By Linden Holliday, CEO, MyDrive Solutions
If telematics is to deliver real value to the industry in the long term, it is essential to gain real insight into what determines safe driver behaviour; to build a proven model of safe driving and match that model with individual driver performance.
According to RoSPA, the safest drivers have a number of clearly defined characteristics – and the organisation is currently embarking upon a telematics project to capture the driving behaviour of its own advanced drivers.
The second-by-second driver analysis information is being used to create a credible and objective benchmark against which other drivers can be measured.
RoSPA describes the safest drivers as being able to demonstrate an ability to make decisions that encourage co-operation with others in traffic, rather than conflict.
RoSPA also believes that making good decisions requires an ability to focus on relevant information and use it to make good decisions as well as to communicate intentions effectively to other road users.
Selection of speed and driving style are critical but also context sensitive.
The speeds chosen by safe drivers will be linked to the immediate conditions and the space available, giving time to plan and anticipate rather than always react to the dynamic environment of the road.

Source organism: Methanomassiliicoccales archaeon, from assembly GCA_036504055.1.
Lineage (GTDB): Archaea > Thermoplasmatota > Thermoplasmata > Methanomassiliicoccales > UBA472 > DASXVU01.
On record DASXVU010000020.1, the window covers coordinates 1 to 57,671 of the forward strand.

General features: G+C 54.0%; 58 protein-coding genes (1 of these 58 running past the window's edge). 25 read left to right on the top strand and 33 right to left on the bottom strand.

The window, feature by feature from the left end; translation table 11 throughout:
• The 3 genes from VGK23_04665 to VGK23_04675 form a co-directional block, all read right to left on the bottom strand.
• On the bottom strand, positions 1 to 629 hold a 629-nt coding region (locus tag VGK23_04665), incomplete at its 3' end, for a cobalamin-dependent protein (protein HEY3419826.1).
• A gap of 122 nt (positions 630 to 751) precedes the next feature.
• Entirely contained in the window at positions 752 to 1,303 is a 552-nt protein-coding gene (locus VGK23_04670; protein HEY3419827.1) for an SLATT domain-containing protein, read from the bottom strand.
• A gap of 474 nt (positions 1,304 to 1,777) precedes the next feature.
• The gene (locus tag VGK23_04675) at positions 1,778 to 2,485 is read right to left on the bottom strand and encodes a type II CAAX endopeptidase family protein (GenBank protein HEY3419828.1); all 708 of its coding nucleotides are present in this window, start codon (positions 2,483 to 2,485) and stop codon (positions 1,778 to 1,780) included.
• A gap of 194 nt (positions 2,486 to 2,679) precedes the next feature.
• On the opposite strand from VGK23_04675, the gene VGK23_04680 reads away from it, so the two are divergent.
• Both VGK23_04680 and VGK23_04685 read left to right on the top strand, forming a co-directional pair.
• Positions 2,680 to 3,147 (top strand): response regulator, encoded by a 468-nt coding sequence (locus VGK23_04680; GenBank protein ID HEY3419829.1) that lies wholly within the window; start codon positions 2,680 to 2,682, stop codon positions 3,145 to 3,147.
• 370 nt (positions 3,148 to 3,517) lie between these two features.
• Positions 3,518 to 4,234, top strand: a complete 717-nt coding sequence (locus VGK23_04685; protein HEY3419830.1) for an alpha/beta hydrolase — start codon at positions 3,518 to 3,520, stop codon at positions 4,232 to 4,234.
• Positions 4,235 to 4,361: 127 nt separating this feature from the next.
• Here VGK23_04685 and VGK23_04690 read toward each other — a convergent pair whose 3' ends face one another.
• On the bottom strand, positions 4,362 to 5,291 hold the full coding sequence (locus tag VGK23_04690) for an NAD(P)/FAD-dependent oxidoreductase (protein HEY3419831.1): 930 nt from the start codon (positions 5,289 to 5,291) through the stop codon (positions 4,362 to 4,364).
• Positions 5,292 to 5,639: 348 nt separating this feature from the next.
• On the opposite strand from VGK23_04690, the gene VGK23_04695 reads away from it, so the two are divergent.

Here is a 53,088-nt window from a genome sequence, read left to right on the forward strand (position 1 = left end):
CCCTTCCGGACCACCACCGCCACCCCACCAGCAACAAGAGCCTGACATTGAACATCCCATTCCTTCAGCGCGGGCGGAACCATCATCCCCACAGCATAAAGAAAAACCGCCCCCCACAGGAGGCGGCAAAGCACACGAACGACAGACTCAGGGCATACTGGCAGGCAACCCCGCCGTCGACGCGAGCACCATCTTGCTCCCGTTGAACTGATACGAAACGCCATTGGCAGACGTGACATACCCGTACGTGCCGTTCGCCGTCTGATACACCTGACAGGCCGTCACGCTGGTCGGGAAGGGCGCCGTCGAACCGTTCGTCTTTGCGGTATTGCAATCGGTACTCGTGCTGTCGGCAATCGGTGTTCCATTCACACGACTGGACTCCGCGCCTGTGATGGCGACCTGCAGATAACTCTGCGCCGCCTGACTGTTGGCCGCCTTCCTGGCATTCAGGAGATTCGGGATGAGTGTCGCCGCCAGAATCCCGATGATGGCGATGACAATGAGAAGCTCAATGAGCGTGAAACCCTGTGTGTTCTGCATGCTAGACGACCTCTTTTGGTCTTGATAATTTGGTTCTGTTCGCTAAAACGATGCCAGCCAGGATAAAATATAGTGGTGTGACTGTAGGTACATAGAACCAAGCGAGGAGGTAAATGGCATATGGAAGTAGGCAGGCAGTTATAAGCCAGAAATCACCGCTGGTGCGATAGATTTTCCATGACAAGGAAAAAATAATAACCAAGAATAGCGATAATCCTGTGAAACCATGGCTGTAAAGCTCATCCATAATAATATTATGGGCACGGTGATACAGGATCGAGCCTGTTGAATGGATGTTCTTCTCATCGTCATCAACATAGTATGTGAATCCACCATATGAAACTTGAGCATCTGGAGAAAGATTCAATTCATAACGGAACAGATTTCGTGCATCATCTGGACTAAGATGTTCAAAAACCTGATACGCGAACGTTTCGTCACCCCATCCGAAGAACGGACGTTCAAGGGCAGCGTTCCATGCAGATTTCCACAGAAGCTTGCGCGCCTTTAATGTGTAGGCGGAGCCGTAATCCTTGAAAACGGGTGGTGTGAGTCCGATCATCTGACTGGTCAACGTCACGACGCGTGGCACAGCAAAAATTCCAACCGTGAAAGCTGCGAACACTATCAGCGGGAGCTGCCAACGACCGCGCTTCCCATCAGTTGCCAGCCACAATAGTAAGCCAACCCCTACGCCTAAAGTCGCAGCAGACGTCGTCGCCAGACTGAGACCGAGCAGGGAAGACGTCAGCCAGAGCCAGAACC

All this will manifest itself in driving that is smooth, systematic, consistent, unhurried and co-operative.
If the industry is to really develop premiums that reflect a driver’s behaviour, it is imperative to move beyond the tools currently being used and opt for detailed monitoring of driver behaviour.
Companies need to record a raft of information that includes driver consistency, patterns of conduct and the timing of trips.
By adding in GPS location data, congestion data and road familiarity to provide context to each driving manoeuvre, the insurer can truly understand driver behaviour and hence attribute appropriate premiums.
However, if the industry persists in its current approach, collecting limited, less relevant data, and failing to analyse it correctly, telematics will fail to fulfil its potential.
It’s an example of a little bit of knowledge being a dangerous thing.